Why is It So Hard to Take Time Off?

Today, I’m tired. I’ve been tired for a good few days, actually. When was the last time I had some time off? I checked my calendar. Okay, so I had three days off last month – but they were active, travel-filled days.

Time off just to relax? I haven’t had much this year.

Back when I was setting my yearly goals, I aimed to have five weeks off throughout the year. It felt like a bit of daunting figure to aim for, but not impossible. After all, according to the government, full-time employees are entitled to 28 days paid leave (which can include bank holidays, of which there are around nine in England) plus weekends.

That means some people spend 1/3 of the year not working.

I always end up working bank holidays (because I forget when they are when I’m setting my work schedule …!). I never work weekends, if I can help it. I’m adamant about that. I’d have no energy for the rest of the week and no social life if I worked weekends.

This year, I’ve had ten days off (plus weekends). The year is nearly over. And my schedule is full.

I’ve blocked off the last week of the year to take as Christmas holiday, so that will take me to the grand total of fifteen days off this year. I’m not complaining (it’s my own fault). But I am surprised to discover this has happened.

I started a discussion about time off in an editorial group on Facebook, and I hadn’t anticipated some of the comments. Some people are overworked and struggling; others work long hours and rarely (if ever) take time off, but love it. A lot of people work every single day, though not all day.

One editor referenced the Confucius quote ‘Choose a job you love and you’ll never have to work a day in your life’. I don’t doubt that this frame of mind rings true for some people, but it doesn’t for me.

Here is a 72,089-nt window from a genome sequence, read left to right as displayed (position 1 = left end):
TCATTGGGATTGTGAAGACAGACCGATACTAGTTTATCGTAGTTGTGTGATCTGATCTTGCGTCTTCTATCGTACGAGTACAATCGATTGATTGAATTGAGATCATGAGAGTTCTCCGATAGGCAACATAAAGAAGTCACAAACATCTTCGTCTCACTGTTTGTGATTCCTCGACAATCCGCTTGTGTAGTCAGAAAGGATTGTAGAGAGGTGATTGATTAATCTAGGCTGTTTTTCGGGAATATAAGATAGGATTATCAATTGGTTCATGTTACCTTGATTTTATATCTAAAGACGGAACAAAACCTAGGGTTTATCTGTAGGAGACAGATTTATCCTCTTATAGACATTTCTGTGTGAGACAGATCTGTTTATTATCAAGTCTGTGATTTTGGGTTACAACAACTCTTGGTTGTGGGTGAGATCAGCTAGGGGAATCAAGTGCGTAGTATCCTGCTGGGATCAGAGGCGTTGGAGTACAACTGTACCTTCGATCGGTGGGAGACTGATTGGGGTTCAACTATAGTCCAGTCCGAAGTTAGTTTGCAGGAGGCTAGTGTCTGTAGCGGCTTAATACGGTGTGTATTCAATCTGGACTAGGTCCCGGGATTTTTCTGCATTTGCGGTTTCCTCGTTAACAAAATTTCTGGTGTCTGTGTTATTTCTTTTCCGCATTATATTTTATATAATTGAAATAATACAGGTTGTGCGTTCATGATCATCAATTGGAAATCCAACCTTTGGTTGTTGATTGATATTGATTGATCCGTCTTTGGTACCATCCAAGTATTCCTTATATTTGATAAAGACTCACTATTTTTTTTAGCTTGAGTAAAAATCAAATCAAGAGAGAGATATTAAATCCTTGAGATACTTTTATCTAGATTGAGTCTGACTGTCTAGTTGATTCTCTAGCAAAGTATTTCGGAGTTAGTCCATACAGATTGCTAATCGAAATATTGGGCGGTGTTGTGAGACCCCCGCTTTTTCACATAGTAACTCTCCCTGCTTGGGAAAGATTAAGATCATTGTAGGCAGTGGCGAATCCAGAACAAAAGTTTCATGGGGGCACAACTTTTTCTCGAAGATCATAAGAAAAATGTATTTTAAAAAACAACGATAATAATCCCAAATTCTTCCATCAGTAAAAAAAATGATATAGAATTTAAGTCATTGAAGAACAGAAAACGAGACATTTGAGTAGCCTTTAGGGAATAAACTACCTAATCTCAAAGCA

My work depletes my mental energy and takes up a lot of my time, and I want to save some of this time and energy for my own pursuits. I want the headspace for my own creative thoughts, and the time to build an identity that isn’t connected to my work. I can’t do that if I work every day.

When you work for yourself, you feel like you’re missing out on income when you take time off. I know I certainly feel this way.

Really, though, we should be making sure our rates take time off into account.

I’ve earned more this year by not taking much holiday, but it comes at a personal cost. There’s also a danger that my tiredness will start to negatively affect my business, causing the quality of my work to drop. I owe it to my clients – as well as myself – to rest. Properly rest.

I’m really looking forward to my Christmas break.

And from now on, I’m determine to do better at scheduling time off.


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By | 2017-11-14T16:18:46+00:00 November 14th, 2017|An Editor's Life|0 Comments

About the Author:

Sophie Playle of Liminal Pages is a professional fiction editor. She worked at the largest publishing company in the world before gallivanting off to do a Creative Writing MA at Royal Holloway, University of London. She's an Advanced Professional Member of the Society for Editors and Proofreaders, and she trained with The Publishing Training Centre. Every now and then, she slips her laptop into her rucksack and works from a different country for a few weeks.

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